Most people associate orthodontics with teenagers, but these treatments can sometimes begin earlier.
Early intervention can help to correct problems such as crooked teeth or a misaligned bite while a child’s teeth are still developing. This can sometimes mean they won’t need to wear braces later, or that their future orthodontic treatments will be easier.
The Australian Society of Orthodontists recommends that children have an orthodontic assessment
between ages 8 to 10. This can be carried out by an orthodontist or a suitably qualified dentist.
When is orthodontics recommended?
Your child’s dentist will likely spot orthodontic issues during their regular check-up, but children develop so fast that parents should also know the warning signs to look out for. Your child could benefit from early orthodontic treatment if:
- they start to lose their baby teeth before the age of five
- their teeth don’t come together when biting
- their front teeth stick out or appear crowded
- their teeth have large gaps or are unevenly spaced
- they have difficulty chewing or speaking
- they suck their thumb or fingers after five years old
If you spot these or other unusual signs, you should make an appointment with your child’s dentist for a professional assessment.
What happens at your child’s assessment?
Most children don’t need orthodontic treatment, but an assessment gives their dentist the chance to evaluate their existing teeth and incoming teeth and to look for possible signs of problems that could be corrected at an early stage.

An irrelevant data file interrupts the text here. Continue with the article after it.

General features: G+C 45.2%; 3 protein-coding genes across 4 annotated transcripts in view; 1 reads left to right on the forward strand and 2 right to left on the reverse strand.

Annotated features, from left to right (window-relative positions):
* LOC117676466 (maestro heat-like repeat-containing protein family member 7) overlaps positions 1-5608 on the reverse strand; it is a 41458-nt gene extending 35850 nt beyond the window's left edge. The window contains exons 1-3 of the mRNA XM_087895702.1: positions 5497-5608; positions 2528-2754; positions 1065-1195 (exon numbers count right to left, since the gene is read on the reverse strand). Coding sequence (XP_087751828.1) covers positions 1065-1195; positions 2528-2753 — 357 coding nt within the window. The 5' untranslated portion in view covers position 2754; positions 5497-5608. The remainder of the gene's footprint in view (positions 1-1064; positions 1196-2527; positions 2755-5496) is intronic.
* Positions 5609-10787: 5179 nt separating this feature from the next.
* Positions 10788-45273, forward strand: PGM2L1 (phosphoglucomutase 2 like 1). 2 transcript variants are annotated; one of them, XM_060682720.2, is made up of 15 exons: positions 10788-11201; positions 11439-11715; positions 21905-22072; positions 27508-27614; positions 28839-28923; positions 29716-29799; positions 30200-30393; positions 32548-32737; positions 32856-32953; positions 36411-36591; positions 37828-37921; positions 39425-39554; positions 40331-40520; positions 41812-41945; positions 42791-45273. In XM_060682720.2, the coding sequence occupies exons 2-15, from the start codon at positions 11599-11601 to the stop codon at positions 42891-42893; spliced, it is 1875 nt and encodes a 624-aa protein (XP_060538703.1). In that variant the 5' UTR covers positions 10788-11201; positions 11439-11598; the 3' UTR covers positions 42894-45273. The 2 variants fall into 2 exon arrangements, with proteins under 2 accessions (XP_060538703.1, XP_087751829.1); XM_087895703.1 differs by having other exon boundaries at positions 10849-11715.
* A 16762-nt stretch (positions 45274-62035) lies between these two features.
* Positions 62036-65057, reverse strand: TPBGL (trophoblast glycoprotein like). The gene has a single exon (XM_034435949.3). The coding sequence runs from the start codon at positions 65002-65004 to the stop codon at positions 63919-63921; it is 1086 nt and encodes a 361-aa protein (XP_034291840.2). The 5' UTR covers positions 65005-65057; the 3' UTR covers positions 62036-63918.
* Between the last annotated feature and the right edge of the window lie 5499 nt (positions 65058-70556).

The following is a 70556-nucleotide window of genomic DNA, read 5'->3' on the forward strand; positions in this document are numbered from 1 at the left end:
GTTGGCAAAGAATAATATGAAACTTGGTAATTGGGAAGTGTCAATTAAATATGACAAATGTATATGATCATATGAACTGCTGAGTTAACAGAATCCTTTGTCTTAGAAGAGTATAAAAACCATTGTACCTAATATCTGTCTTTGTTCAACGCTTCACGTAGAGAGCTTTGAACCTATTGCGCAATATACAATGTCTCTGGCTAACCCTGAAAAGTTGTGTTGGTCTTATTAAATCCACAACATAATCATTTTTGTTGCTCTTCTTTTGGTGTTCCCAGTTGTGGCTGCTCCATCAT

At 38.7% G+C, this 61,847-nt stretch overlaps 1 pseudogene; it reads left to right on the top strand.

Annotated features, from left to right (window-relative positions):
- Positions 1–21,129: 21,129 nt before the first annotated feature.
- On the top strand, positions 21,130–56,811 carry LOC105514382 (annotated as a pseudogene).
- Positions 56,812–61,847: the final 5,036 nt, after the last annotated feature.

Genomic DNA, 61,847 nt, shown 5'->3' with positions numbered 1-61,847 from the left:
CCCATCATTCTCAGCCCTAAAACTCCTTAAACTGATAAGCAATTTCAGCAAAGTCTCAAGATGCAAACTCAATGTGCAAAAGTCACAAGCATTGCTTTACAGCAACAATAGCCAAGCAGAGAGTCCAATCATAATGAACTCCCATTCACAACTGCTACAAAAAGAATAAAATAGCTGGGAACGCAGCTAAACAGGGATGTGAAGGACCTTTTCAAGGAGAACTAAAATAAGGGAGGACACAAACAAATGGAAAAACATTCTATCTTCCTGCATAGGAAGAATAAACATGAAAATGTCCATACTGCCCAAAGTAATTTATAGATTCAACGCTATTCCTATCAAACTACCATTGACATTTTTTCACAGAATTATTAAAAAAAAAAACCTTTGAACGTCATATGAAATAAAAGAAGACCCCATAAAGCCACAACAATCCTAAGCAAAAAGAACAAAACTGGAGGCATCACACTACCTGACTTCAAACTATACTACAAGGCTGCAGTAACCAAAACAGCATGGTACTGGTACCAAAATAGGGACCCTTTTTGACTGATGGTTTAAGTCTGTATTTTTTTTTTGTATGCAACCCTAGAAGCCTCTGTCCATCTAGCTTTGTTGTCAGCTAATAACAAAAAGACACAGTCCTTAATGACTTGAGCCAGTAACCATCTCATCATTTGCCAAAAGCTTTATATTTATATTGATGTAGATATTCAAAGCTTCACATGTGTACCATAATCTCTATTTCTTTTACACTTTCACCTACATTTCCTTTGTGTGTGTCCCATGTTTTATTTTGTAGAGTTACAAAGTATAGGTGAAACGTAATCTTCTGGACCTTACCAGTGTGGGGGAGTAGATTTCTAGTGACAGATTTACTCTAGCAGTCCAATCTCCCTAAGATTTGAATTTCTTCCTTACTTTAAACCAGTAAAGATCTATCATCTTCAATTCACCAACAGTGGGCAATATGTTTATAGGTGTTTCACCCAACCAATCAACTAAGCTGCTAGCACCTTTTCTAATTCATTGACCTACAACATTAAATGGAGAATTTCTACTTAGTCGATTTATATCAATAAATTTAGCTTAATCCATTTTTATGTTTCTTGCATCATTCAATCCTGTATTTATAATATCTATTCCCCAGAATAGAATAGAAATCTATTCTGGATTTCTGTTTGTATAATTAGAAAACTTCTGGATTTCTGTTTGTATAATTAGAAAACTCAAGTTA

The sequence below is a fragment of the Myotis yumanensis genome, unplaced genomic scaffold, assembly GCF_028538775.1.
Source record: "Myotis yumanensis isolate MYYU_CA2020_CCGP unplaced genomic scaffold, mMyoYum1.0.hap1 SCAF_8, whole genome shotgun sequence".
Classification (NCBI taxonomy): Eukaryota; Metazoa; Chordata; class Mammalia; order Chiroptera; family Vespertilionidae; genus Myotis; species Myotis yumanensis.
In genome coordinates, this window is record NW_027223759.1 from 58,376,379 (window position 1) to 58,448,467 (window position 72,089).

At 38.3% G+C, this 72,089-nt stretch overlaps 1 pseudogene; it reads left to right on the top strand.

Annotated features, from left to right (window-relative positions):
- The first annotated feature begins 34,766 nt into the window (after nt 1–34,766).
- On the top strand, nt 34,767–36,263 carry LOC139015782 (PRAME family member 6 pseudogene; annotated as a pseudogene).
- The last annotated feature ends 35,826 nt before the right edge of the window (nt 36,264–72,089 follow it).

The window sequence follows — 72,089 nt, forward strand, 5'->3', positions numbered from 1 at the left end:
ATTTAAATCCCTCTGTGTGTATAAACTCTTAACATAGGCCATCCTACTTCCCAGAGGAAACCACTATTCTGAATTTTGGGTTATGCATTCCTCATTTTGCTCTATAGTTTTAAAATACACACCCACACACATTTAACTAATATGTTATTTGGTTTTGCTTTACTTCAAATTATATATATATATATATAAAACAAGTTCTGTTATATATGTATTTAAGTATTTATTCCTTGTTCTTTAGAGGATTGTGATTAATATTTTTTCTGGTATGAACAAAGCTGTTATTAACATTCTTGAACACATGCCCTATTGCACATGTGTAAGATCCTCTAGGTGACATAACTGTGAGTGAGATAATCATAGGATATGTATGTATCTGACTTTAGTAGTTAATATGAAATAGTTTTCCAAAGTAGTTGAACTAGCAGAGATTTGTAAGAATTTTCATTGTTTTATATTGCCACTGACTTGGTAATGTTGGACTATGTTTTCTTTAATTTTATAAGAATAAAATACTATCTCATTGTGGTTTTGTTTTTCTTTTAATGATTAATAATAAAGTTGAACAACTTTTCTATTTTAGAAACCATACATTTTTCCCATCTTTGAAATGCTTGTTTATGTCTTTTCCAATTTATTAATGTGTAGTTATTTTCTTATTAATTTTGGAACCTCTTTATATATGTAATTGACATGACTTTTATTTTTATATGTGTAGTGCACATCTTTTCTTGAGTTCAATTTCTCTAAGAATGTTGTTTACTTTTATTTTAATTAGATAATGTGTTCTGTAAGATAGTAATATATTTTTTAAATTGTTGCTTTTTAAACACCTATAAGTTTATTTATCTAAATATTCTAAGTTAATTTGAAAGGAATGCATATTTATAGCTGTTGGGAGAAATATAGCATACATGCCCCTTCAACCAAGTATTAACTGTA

Orthodontic assessments are carried out around the age 8, by which time the first permanent teeth have usually appeared. This gives dentists a good idea of whether problems such as crowding or a bad bite are likely to develop, and whether early treatment could be beneficial.
When can orthodontics begin?
Early orthodontics may be recommended from ages 8 to 10 if delaying treatment until their teens could damage a child’s teeth, is causing difficulties with eating or speaking, or if protruding teeth are leading to bullying or low self-confidence.
If your child’s dentist thinks early treatment could be helpful, they will discuss the treatments they offer. Orthodontic training appliances can help children’s teeth and jaws to grow correctly, create more space in the mouth to prevent crowding, or prevent bad habits such as thumb sucking or tongue thrusting.
What’s the best age for braces?
Braces and other intensive orthodontic treatments usually begin around age 11 or 12, depending on the individual, by which time most or all of the permanent teeth will have erupted.
Older teenagers and adults can also benefit from braces, but treatments are usually easier, faster and more reliable before the late teens, when the teeth and jaws become harder and less pliable.
Orthodontic treatment using braces usually takes 1 to 2 years to complete. A retainer also needs to be worn for a period after the treatment to help maintain the new position of the teeth and jaws.
The cost of braces and other orthodontic treatments for children and teenagers may be covered in full or part by government-funded schemes such as the Child Dental Benefits Schedule (CDBS).
Book an orthodontic assessment in Erskineville
If you’re thinking about braces or other orthodontic treatments for you or your children, contact our team at Sydney Park Dental to find out how we can help.
Call us today on (02) 8084 7170 or make an appointment online.
Orthodontics Australia. Benefits of early treatment [Online] 2016 [Accessed November 2018] Available from: https://orthodonticsaustralia.org.au/benefits-of-early-treatment/